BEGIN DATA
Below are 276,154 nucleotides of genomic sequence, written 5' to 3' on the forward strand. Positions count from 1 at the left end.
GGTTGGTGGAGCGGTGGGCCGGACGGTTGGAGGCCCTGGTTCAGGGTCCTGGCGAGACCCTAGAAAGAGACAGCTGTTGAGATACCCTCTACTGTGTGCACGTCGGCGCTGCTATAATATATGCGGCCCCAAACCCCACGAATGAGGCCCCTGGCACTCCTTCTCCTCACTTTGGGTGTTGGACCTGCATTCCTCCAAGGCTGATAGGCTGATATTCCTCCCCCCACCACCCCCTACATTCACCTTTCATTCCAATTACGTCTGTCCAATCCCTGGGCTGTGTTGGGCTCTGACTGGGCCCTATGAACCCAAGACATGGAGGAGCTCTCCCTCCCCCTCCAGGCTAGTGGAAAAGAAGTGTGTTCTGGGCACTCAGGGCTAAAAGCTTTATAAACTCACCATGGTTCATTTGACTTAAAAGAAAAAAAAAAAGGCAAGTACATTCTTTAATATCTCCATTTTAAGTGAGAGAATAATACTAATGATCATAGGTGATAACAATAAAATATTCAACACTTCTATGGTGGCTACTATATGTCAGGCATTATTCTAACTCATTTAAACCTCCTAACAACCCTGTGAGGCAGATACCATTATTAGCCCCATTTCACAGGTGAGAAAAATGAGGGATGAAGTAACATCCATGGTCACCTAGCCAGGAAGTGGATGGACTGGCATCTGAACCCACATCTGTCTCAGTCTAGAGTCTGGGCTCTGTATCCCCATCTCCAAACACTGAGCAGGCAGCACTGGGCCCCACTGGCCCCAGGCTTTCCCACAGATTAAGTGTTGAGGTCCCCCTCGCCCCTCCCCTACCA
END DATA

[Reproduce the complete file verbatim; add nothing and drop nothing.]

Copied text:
Below are 276,154 nucleotides of genomic sequence, written 5' to 3' on the forward strand. Positions count from 1 at the left end.
GGTTGGTGGAGCGGTGGGCCGGACGGTTGGAGGCCCTGGTTCAGGGTCCTGGCGAGACCCTAGAAAGAGACAGCTGTTGAGATACCCTCTACTGTGTGCACGTCGGCGCTGCTATAATATATGCGGCCCCAAACCCCACGAATGAGGCCCCTGGCACTCCTTCTCCTCACTTTGGGTGTTGGACCTGCATTCCTCCAAGGCTGATAGGCTGATATTCCTCCCCCCACCACCCCCTACATTCACCTTTCATTCCAATTACGTCTGTCCAATCCCTGGGCTGTGTTGGGCTCTGACTGGGCCCTATGAACCCAAGACATGGAGGAGCTCTCCCTCCCCCTCCAGGCTAGTGGAAAAGAAGTGTGTTCTGGGCACTCAGGGCTAAAAGCTTTATAAACTCACCATGGTTCATTTGACTTAAAAGAAAAAAAAAAAGGCAAGTACATTCTTTAATATCTCCATTTTAAGTGAGAGAATAATACTAATGATCATAGGTGATAACAATAAAATATTCAACACTTCTATGGTGGCTACTATATGTCAGGCATTATTCTAACTCATTTAAACCTCCTAACAACCCTGTGAGGCAGATACCATTATTAGCCCCATTTCACAGGTGAGAAAAATGAGGGATGAAGTAACATCCATGGTCACCTAGCCAGGAAGTGGATGGACTGGCATCTGAACCCACATCTGTCTCAGTCTAGAGTCTGGGCTCTGTATCCCCATCTCCAAACACTGAGCAGGCAGCACTGGGCCCCACTGGCCCCAGGCTTTCCCACAGATTAAGTGTTGAGGTCCCCCTCGCCCCTCCCCTACCA